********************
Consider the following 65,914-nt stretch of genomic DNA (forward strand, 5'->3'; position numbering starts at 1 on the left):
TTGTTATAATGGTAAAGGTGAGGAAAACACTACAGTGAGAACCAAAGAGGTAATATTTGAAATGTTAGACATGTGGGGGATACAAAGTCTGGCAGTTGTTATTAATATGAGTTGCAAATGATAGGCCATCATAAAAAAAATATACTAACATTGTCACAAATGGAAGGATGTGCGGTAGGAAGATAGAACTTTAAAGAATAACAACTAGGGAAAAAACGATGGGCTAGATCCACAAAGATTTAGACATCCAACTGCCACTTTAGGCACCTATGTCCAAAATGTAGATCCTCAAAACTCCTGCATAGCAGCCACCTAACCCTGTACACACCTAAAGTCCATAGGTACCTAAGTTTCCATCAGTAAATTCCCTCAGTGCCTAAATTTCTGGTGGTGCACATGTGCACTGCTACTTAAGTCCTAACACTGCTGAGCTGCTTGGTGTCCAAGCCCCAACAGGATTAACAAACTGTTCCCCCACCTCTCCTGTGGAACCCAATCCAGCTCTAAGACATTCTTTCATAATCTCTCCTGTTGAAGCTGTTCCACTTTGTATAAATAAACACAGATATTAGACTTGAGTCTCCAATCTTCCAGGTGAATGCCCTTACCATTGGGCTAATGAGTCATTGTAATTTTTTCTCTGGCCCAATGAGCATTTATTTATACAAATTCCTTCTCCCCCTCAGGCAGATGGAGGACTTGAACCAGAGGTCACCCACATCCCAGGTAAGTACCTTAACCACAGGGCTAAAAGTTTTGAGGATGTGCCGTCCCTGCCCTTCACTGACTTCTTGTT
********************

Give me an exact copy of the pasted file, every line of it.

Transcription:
Consider the following 65,914-nt stretch of genomic DNA (forward strand, 5'->3'; position numbering starts at 1 on the left):
TTGTTATAATGGTAAAGGTGAGGAAAACACTACAGTGAGAACCAAAGAGGTAATATTTGAAATGTTAGACATGTGGGGGATACAAAGTCTGGCAGTTGTTATTAATATGAGTTGCAAATGATAGGCCATCATAAAAAAAATATACTAACATTGTCACAAATGGAAGGATGTGCGGTAGGAAGATAGAACTTTAAAGAATAACAACTAGGGAAAAAACGATGGGCTAGATCCACAAAGATTTAGACATCCAACTGCCACTTTAGGCACCTATGTCCAAAATGTAGATCCTCAAAACTCCTGCATAGCAGCCACCTAACCCTGTACACACCTAAAGTCCATAGGTACCTAAGTTTCCATCAGTAAATTCCCTCAGTGCCTAAATTTCTGGTGGTGCACATGTGCACTGCTACTTAAGTCCTAACACTGCTGAGCTGCTTGGTGTCCAAGCCCCAACAGGATTAACAAACTGTTCCCCCACCTCTCCTGTGGAACCCAATCCAGCTCTAAGACATTCTTTCATAATCTCTCCTGTTGAAGCTGTTCCACTTTGTATAAATAAACACAGATATTAGACTTGAGTCTCCAATCTTCCAGGTGAATGCCCTTACCATTGGGCTAATGAGTCATTGTAATTTTTTCTCTGGCCCAATGAGCATTTATTTATACAAATTCCTTCTCCCCCTCAGGCAGATGGAGGACTTGAACCAGAGGTCACCCACATCCCAGGTAAGTACCTTAACCACAGGGCTAAAAGTTTTGAGGATGTGCCGTCCCTGCCCTTCACTGACTTCTTGTT